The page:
Charleston Daily Mail – Tuesday, June 24, 2014
by Whitney Burdette, Capitol reporter
Students graduating from West Virginia University Institute of Technology can expect an average 20-year return on investment of more than $450,000.
The Montgomery school was recently recognized by Payscale’s 2014 College Return on Investment Report and ranked in the top 10 percent of public schools across the country for students paying in-state tuition. Tech graduates have the highest overall return on investment of any school in West Virginia. Payscale collects and reviews compensation data and releases an annual report ranking institutions based on financial gains graduates can expect to see with a bachelor’s degree from that college or university.
Jen Wood Cunningham, interim director of university relations for WVU-Tech, said the high return on investment is because of two things.
“Our cost of attendance is really low, especially for the value of the degrees they receive,” Cunningham said. “Our degrees are really sought after by employers in the industries, especially the STEM fields. We really attribute that to low cost of attendance and the quality of education they receive and (graduates) having an employable degree to get a high paying job after they graduate.”
WVU-Tech has a long tradition of educating engineering students, and that’s reflected in the Payscale data. According to the report, Tech graduates average a starting salary of $52,200 and most pursue degrees in chemical, electrical, software and project engineering. Careers in those fields pay a median of $55,000 or more.
Cunningham said students pursuing those types of degrees from Tech are at an advantage. The school partners with employers for a cooperative education program as well as internships.
“We’ve been told by employers that with our graduates, they don’t have to do a 2-3 year training program to get them where they need to be,” Cunningham said. “Our graduates are ready when they graduate. They’re ready to start day one.”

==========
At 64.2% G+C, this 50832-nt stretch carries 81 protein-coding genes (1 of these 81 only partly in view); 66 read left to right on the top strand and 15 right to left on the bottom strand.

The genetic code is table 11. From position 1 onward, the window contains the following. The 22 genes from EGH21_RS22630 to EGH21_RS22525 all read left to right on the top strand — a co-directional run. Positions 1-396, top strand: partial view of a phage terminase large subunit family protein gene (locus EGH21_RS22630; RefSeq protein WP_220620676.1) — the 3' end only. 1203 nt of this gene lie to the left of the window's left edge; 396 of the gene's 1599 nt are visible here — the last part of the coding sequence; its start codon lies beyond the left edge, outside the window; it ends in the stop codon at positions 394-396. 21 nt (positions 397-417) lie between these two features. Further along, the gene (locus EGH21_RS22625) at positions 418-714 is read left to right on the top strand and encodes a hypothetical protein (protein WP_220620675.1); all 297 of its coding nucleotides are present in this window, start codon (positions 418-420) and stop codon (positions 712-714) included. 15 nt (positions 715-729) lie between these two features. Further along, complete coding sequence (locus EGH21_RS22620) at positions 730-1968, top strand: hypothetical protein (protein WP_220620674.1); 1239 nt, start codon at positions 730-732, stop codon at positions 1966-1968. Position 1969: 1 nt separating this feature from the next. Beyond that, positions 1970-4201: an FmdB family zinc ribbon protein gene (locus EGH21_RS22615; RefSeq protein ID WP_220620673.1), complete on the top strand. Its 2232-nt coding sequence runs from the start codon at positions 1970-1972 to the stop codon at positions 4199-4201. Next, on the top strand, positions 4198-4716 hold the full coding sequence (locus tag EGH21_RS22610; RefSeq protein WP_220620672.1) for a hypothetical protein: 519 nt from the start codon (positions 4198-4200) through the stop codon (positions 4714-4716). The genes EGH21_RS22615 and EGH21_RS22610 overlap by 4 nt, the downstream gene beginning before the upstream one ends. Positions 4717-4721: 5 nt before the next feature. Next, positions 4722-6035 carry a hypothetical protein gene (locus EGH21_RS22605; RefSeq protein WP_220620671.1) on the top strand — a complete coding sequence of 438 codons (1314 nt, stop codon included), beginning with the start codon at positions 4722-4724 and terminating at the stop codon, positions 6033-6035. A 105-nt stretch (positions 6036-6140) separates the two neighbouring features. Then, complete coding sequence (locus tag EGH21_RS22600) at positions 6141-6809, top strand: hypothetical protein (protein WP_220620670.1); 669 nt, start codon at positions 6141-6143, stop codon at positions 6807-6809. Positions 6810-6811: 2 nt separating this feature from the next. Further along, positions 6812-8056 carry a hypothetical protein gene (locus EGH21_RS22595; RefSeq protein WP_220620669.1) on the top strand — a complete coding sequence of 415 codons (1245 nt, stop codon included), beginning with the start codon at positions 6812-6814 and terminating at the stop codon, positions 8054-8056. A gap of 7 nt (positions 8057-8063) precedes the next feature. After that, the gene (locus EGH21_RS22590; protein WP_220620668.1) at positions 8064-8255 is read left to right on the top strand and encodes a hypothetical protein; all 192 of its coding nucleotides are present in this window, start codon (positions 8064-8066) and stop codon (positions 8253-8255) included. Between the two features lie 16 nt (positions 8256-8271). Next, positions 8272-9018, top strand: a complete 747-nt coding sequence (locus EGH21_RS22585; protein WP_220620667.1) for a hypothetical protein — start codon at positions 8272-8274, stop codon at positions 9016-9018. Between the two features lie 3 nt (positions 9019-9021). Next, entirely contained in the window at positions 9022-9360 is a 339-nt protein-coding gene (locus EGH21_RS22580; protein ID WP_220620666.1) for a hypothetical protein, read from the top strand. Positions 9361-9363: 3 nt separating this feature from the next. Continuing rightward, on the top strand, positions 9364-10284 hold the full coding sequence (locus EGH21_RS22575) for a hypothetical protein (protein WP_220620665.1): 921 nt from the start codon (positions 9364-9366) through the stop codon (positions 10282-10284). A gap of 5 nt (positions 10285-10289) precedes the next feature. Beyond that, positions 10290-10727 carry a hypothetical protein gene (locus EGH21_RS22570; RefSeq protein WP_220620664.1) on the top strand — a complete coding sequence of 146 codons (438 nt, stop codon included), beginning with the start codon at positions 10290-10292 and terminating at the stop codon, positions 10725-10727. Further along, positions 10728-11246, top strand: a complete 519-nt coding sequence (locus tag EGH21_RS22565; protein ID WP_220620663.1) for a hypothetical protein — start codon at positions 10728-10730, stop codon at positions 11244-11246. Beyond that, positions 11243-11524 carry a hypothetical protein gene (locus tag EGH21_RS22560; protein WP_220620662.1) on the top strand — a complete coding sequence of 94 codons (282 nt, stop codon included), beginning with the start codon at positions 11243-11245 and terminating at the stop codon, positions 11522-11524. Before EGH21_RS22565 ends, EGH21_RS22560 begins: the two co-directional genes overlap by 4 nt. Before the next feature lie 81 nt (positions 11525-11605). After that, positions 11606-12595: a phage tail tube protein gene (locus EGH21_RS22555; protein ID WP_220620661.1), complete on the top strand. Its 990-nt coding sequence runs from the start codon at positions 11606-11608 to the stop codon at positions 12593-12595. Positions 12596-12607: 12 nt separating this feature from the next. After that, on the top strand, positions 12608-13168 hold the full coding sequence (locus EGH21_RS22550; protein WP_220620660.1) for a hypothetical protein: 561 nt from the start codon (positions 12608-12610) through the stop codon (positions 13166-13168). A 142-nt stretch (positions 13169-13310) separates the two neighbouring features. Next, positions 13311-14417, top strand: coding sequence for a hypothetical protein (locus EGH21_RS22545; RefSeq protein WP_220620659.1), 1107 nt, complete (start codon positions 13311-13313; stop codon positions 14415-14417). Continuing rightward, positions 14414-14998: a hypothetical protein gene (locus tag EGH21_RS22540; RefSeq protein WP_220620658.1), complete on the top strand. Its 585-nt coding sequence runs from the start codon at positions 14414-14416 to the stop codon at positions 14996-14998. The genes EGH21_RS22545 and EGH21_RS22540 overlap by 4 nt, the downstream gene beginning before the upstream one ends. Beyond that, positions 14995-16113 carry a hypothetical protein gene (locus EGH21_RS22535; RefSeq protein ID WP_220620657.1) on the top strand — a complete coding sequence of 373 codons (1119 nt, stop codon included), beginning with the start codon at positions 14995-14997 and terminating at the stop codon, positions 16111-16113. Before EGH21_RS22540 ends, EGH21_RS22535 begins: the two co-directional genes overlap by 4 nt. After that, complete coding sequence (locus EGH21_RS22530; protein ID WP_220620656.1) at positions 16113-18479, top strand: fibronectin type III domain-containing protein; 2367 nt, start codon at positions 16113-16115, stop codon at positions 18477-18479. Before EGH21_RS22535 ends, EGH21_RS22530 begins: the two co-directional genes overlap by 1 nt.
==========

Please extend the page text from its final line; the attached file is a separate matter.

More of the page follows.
Tech has made strides in recent years to revitalize both student services and its physical appearance. The revitalization plan was put in action after a 2011 report to the state Legislature criticized academic, structural and financial issues with the school. Since then, millions of dollars have been spent to improve the campus, including adding wireless Internet and a Student Success Center. Carolyn Long, WVU-Tech president, said those improvements have helped create an environment where students can reach their potential.
“This report shows what we already know that an education from WVU-Tech is a worthwhile endeavor,” she said in a news release. “Our graduates are seeing more than financial benefits. Our students are educated in an inclusive and supportive environment that creates knowledgeable and civic-minded graduates.”
WVU ranked second on the list, with an ROI of 8.8 percent for in-state students, Fairmont State University ranked third with 6.3 percent, Marshall University ranked fourth at 5.7 percent and West Liberty State University rounded out the list at 5.2 percent return on investment for in-state students. Return on investment for out-of-state students is ranked somewhat differently, with WVU-Tech and WVU coming in at first and second with 8.1 and 5.9 percent, respectively, Fairmont State at 4.7 percent, Marshall at 3.8 percent and West Liberty at 2.4 percent.
Cunningham said she wants prospective students, parents and potential donors who analyze the report to know that a good education is available at Tech.
“I think the main takeaway is our school is providing a high quality education in West Virginia for students to compete globally within the STEM fields and a variety of other fields including forensic investigation and criminal justice,” she said.
“We really want to make sure we’re showing we’re part of the WVU system. We were No. 1 and WVU was No. 2. between the two of us, the WVU system is the highest level of return on investment you can get in West Virginia.”
Article on Charleston Daily Mail http://www.charlestondailymail.com/article/20140624/DM01/140629648/1276